Did you know I'm married to a Scientist? Well...not exactly unless you consider him to be a Common-Sense Scientist. Long before e-Coli or Salmonella bacteria hit the radar in research studies, my DH expressed concern about the cleanliness of common things our hands contact in public. It's a well documented topic today. Typical spots that rank high on the chart are bathrooms, public telephones, cell phones, and door knobs. These are horrible breeding ground for GERMS.Recently, more talk about GERMS made the news in this article: Fecal Matter Found on 72 Percent of Grocery Carts . This comes to no shock to us. After all my husband, the Common-Sense Scientist pointed out years ago that grocery cart handles are NOT clean.
An observational study done in secret reported in 2010 that 93% of the women wash their hands after going to the restroom, whereas only 77% of the men washed up before exiting the bathroom. If this is the case, then why is there so much fecal matter found on the grocery cart? Logic tells me something is terribly wrong with this picture.
Could it be the study is inaccurate? Are the scientists as observant as they should be? From past experience, I've notice women only rinsing their hands at best before leaving the restroom with few actually using a cleanser. What about getting out of the bathroom? Could these people who are washing their hands being re-infested?
In addition to the hand washing issue or lack of causing this problem, two prominent things stand out in my mind which may lend some importance. Raw vegetables and meat are common grocery items placed near the handle. These items could be contaminated. The media has reported several stories in recent months about such problems. Also, young children in diapers sit in the kiddie compartment. While this poses a small problem, I'm more concerned about cross contamination from the grocery items than I am the baby. What about your baby being vulnerable to these harmful bacteria? Does this alarm you?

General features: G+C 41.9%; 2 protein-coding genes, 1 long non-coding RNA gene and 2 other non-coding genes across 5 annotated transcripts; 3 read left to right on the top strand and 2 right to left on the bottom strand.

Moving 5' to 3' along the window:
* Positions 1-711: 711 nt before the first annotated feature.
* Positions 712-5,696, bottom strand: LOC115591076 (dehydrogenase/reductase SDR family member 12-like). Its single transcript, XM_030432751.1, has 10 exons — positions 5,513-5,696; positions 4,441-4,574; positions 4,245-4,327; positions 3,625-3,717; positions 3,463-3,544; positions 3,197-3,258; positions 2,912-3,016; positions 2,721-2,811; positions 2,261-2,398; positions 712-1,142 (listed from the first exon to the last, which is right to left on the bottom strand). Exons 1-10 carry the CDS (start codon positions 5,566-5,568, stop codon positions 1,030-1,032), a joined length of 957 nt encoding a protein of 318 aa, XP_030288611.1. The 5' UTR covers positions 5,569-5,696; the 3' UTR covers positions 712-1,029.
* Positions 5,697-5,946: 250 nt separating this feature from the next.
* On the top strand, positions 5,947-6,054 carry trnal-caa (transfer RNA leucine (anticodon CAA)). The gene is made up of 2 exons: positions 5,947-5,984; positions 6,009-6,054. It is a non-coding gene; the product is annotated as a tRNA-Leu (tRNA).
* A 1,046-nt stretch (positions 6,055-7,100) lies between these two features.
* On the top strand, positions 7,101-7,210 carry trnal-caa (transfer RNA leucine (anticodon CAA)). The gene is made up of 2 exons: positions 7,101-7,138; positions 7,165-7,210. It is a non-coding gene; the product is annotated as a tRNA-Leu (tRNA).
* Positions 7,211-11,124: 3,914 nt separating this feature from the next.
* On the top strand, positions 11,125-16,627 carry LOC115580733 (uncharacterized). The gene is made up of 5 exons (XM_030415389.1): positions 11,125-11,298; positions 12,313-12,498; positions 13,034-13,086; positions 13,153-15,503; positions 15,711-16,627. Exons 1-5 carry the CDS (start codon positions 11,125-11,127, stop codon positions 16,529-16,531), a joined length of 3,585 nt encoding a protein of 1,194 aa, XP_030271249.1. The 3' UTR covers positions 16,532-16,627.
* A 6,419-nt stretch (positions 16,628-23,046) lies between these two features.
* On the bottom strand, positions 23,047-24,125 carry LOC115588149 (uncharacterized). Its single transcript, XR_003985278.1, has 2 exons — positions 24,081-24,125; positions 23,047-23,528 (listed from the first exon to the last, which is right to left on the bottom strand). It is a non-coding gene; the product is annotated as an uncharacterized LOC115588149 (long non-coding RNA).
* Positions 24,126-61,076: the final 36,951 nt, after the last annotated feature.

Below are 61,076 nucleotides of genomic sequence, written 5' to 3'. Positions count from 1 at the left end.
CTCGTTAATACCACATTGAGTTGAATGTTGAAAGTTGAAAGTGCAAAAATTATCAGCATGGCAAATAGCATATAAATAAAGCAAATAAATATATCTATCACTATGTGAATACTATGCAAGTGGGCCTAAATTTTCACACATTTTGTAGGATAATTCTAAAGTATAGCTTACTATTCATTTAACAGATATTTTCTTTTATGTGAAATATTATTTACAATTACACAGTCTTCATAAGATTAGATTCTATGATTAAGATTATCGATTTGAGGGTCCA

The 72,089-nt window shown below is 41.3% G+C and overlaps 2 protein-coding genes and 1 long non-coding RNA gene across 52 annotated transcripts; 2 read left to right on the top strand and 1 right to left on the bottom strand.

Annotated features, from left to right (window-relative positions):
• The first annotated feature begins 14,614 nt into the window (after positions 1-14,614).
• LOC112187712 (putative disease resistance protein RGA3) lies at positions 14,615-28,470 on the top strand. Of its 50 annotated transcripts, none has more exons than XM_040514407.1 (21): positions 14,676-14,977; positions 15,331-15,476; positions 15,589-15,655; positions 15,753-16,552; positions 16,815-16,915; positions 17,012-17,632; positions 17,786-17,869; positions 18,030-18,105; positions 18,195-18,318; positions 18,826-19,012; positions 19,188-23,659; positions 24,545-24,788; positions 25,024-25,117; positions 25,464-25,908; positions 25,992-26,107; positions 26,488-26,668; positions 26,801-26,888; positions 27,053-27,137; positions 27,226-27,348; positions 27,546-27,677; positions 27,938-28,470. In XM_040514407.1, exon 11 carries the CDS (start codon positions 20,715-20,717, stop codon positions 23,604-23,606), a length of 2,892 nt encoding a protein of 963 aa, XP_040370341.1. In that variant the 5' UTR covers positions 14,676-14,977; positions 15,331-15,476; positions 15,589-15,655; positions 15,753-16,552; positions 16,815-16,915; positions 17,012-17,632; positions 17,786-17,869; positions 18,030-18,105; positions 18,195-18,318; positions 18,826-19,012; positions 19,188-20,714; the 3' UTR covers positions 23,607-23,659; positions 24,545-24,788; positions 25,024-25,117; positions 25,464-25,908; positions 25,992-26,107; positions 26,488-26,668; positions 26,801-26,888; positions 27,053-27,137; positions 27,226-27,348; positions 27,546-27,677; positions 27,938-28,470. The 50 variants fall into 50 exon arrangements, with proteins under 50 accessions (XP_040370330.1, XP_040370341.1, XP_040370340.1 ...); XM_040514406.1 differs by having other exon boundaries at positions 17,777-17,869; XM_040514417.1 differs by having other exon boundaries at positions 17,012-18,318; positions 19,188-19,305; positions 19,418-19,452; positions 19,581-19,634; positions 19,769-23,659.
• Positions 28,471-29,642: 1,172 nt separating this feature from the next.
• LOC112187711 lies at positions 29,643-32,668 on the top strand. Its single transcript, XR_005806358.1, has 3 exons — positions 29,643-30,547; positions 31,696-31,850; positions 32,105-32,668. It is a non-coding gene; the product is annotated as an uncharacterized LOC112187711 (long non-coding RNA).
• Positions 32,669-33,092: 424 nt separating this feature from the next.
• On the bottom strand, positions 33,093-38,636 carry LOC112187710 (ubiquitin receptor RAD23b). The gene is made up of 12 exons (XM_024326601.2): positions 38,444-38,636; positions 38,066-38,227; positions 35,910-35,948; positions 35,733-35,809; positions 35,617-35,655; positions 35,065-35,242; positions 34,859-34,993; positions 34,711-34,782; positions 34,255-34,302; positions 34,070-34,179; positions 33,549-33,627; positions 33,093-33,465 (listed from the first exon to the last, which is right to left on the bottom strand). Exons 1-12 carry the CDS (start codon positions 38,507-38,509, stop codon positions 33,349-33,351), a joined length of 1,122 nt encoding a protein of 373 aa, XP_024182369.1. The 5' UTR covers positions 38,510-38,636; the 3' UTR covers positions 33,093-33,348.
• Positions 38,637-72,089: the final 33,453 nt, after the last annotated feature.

The next time you go shopping, consider taking some anti-bacterial wipes or alcohol towlets to swab down the handle or use a pair of cheap vinyl gloves before you grab your cart or consider pulling your cart from the front, like I do. Keep in mind, whatever is on your hands is placed on each surface you touch. Avoid putting your hands near your face until you can properly wash them. This increases the immediate risk to you and your young children of e-Coli or Salmenella poisoning. Finally, after you load the car up with all those grocery and head home, don't forget to disinfect your hands before grabbing your steering wheel.
Anything you can do to safeguard yourself against GERMS will be better than doing nothing at all. "Oh, be careful little hands what you touch."
Be wise. Keep healthy!